Yesterday, we gathered data outside on the number of points per leaf and the number of leaves per branch for different trees and bushes we found outside. Today, I start by demonstrating how to create a word problem from the data on these graphs. I find one student's data on both graphs and note how many points on the leaf that child found and how many leaves that same child had on a branch. I then ask how many points in all? I let students solve my math problem.
The data that students gathered has 1 - 10 points on a leaf, and 1 - 5 leaves on a branch. The numbers are small, but because I am expecting students to need to use repeated addition such as 10 points on a leaf and 5 leaves on a branch would mean adding 10 5 times, the numbers do not need to be double digit numbers. My focus for this lesson is on writing the word problem and knowing how to go about solving a problem that requires repeated addition. I am hoping that students will not try to add the10 points to the 5 leaves to get 15, but rather understand what is being asked in the problem.
Next I hand them a word problem form. I ask them to write 2 word problems, one on each side. We talk about what a word problem needs. I ask students if they know what a word problem needs. I take volunteers and I list their suggestions on the board for students to refer back to. I am looking for the information from the data(the story part such as I have a branch with 3 leaves and each leaf has 3 points), a question (how many points in all), a number sentence (3 + 3 + 3) and a solution (9). Students may make other suggestions such as upper case letters, question marks, numbers, etc. I list these as well if they are appropriate. If they suggest something not appropriate (such as a number grid) I might tell students that this is a tool someone might use to solve the problem but it is not part of the problem. The writing of the problem supports MP1 "make sense of problems and persevere in solving them," because students have to make a sensible problem from the data and also find the solution to their own problems.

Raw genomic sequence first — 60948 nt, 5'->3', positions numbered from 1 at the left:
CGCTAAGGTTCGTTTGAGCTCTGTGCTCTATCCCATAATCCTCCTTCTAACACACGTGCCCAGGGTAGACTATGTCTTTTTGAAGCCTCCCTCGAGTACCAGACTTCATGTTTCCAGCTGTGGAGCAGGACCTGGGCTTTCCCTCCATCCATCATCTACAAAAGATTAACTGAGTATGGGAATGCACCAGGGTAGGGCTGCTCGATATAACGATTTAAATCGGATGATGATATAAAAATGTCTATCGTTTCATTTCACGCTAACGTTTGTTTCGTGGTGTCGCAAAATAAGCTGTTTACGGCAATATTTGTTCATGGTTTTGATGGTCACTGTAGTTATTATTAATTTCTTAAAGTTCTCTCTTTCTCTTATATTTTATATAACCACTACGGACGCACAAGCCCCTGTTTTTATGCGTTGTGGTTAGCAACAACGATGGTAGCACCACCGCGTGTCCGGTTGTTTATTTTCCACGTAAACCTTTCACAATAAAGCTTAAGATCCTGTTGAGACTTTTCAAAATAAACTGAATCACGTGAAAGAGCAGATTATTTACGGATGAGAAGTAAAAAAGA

I allow students to come up closer to the graphs of leaves and points that we created in yesterday's lesson if they need to, to look at one person's data from both graphs, or to look for connections from groups of the data.
I give students time to write and solve their own problems.
In order to give everyone a chance to solve a problem, I ask students to partner up and share their word problem with a partner. Each partner gets to share and solve 1 problem. I circulate around the room listening to the sharing and solving of problems.
At the end of the sharing time, I ask for 2 volunteers to share out one of their problems with everyone. I try to pick different types of problems based on what I had noticed as I circulated around the room during partner share.
Students work to solve these 2 problems and share solutions. The students who created these 2 problems have to solve each other's problems, and then they can circulate around the room to help others figure out their problems.